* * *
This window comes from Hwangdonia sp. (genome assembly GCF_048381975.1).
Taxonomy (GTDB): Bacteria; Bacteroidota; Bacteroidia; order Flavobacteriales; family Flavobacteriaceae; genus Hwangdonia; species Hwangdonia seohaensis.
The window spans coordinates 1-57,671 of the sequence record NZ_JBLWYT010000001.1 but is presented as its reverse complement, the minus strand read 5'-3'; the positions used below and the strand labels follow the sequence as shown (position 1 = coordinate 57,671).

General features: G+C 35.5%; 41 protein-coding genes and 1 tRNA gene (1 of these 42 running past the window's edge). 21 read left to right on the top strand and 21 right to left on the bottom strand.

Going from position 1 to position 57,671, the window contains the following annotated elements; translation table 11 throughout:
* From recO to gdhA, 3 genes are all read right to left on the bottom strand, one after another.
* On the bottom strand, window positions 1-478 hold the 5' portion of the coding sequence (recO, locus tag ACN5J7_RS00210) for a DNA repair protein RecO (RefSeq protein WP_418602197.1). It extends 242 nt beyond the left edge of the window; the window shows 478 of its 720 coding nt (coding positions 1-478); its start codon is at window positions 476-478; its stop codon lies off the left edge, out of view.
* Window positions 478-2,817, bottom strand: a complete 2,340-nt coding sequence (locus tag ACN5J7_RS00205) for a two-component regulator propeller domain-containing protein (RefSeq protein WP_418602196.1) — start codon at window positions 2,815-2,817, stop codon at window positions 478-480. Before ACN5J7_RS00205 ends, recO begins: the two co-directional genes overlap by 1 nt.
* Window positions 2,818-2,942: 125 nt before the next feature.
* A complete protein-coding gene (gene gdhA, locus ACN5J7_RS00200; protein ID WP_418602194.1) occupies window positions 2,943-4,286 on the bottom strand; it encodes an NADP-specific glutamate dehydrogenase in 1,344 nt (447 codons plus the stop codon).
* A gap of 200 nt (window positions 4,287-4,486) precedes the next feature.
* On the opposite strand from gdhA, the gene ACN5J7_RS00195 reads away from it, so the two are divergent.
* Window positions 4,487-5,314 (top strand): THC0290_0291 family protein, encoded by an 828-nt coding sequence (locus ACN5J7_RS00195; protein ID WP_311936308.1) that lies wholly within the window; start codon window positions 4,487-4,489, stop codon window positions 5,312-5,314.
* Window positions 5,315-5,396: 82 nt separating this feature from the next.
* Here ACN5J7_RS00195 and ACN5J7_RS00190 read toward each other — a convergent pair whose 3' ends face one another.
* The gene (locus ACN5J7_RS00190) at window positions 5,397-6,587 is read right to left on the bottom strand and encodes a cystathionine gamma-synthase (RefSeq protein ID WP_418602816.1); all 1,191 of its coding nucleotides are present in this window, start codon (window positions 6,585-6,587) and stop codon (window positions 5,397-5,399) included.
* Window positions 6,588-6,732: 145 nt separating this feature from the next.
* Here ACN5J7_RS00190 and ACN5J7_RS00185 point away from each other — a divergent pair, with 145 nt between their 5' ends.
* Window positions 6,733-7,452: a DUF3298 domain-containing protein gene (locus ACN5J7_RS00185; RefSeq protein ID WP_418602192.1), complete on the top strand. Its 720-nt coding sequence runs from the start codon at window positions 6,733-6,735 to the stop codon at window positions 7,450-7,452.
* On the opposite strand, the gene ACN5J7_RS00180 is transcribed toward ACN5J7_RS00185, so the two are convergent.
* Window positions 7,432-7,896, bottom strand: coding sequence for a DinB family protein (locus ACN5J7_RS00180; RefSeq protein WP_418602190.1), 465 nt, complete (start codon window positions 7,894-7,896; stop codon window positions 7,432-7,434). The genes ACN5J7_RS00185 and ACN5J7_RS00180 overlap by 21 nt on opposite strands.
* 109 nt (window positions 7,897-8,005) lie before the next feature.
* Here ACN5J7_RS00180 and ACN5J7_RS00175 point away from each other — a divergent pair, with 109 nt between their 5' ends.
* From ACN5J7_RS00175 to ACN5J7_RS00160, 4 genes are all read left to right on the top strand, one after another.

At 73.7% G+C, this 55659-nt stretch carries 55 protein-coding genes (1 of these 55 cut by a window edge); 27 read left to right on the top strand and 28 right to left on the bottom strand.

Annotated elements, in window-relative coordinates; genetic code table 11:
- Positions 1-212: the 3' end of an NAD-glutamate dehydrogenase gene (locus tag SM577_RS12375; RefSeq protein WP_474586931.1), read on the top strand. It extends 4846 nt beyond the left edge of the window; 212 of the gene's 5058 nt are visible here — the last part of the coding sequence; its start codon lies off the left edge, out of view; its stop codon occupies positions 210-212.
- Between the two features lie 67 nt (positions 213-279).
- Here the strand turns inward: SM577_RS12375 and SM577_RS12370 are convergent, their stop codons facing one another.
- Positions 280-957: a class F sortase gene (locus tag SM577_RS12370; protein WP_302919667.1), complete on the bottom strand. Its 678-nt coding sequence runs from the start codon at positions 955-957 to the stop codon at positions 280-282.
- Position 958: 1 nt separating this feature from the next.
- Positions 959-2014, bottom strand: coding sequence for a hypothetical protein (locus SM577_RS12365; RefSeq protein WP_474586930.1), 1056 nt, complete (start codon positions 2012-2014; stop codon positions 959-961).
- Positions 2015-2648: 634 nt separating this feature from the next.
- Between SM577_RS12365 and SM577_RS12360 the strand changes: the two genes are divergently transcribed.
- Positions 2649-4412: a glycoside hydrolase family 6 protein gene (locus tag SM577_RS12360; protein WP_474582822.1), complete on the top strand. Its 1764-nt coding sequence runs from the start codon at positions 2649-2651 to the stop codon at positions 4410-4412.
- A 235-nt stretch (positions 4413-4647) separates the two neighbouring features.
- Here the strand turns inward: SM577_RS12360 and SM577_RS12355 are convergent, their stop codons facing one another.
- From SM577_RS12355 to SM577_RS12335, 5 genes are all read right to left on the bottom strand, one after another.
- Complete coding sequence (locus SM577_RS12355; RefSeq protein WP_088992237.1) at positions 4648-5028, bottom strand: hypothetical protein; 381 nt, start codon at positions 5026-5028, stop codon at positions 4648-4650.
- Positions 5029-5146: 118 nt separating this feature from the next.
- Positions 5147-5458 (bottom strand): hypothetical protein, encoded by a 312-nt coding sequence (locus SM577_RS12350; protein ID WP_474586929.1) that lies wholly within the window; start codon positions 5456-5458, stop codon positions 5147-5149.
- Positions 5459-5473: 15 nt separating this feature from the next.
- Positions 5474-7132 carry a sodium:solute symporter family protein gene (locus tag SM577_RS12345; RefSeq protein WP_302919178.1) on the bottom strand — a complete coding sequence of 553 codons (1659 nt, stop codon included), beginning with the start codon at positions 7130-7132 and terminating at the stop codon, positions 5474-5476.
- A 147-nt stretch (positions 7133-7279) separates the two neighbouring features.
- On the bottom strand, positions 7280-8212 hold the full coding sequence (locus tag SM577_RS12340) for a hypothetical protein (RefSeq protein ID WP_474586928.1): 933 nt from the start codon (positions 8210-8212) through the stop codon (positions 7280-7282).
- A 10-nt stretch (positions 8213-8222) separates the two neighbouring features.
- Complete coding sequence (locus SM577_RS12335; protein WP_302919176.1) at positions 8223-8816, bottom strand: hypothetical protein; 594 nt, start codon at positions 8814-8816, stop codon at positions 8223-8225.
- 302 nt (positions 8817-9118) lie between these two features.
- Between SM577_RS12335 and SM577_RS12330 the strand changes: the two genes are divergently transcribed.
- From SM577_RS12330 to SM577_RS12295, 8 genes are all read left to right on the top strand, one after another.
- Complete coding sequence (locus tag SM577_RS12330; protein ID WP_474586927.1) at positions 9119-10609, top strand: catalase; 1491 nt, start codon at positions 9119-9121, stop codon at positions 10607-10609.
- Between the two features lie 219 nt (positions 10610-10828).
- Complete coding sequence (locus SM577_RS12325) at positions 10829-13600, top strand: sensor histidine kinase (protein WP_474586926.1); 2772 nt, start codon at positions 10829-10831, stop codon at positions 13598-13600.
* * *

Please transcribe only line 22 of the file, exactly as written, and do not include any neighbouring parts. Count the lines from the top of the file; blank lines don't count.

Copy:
* 109 nt (window positions 7,897-8,005) lie before the next feature.